02/28/2010. Remarks by Kees Kort: "A very popular machine in 1909 was the Farman pusher biplane. Characteristics were the elevator in front, the tail booms (tube construction) and the complete absence of a fuselage. The pilot sat precariously on the lower wing, with immediately behind him the radiator, petrol tank and the rotary engine.
Within a year a whole lot of machines were built based on the original Farman type. On first sight these machines look like the original Farman type, but closer scrutiny can reveal differences, and this machine differs significantly in two points. First by the longer upper wing compared to the lower wing (the original Farman had equal wings), hence extra struts are needed to strengthen the construction, secondly by the form of the ailerons, which taper at the tips (the original Farman had straight ailerons).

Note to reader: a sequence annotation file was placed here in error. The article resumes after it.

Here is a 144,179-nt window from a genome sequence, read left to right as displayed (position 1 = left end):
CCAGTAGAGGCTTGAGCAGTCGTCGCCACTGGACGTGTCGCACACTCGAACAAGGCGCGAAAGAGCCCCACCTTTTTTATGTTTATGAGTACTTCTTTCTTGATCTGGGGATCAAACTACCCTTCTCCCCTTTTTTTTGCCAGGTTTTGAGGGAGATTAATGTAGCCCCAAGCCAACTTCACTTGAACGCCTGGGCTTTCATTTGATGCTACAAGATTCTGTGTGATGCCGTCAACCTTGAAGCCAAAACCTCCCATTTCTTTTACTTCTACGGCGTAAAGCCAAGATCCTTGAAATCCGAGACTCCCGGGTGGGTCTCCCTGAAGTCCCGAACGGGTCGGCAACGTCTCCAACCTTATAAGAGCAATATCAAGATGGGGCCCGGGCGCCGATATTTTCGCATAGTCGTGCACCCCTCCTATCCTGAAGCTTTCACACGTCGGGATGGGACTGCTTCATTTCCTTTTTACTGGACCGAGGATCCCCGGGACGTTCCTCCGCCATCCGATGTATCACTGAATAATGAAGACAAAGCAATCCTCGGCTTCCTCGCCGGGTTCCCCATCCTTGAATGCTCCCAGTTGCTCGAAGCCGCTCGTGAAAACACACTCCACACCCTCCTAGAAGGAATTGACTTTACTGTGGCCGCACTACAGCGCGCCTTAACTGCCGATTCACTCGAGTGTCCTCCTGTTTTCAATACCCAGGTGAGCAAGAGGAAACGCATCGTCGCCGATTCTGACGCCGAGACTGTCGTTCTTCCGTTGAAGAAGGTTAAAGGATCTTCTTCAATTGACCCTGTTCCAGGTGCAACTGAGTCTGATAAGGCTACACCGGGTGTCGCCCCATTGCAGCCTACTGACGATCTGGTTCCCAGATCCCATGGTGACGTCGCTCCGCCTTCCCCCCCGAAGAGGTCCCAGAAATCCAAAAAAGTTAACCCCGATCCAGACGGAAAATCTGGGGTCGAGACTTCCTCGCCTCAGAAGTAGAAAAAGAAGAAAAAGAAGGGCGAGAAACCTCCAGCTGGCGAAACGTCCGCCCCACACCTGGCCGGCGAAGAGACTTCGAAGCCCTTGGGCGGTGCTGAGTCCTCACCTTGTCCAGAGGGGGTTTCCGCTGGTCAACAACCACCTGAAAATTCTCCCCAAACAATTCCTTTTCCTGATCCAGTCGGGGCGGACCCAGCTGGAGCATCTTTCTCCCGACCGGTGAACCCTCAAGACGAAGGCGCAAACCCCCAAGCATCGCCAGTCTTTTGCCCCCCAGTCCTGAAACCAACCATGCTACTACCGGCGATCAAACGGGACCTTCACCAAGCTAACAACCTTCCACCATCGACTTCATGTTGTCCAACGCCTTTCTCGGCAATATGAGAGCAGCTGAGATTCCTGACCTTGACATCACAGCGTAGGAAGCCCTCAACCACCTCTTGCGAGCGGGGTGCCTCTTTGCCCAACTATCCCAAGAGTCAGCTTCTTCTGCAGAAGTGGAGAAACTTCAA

On the basis of this characteristics this machine can be identified as the Aviatik Biplane (Farman type) 1910. This was the very first type designed and produced by the German Aviatik firm in Mülhausen. A few examples were built, all differing in detail.
This machine was quite successful in a few German contests, winning first prize piloted by Emil Jeannin. The sixth German pilot to gain a pilot license, on April 27, 1910, Jeannin (flying an Aviatik Biplane) was the first pilot to make a cross country flight along a prescribed course, from Frankfurt via Mainz to Mannheim, a distance of ca. 55 mls (90 km), on August 18, 1910."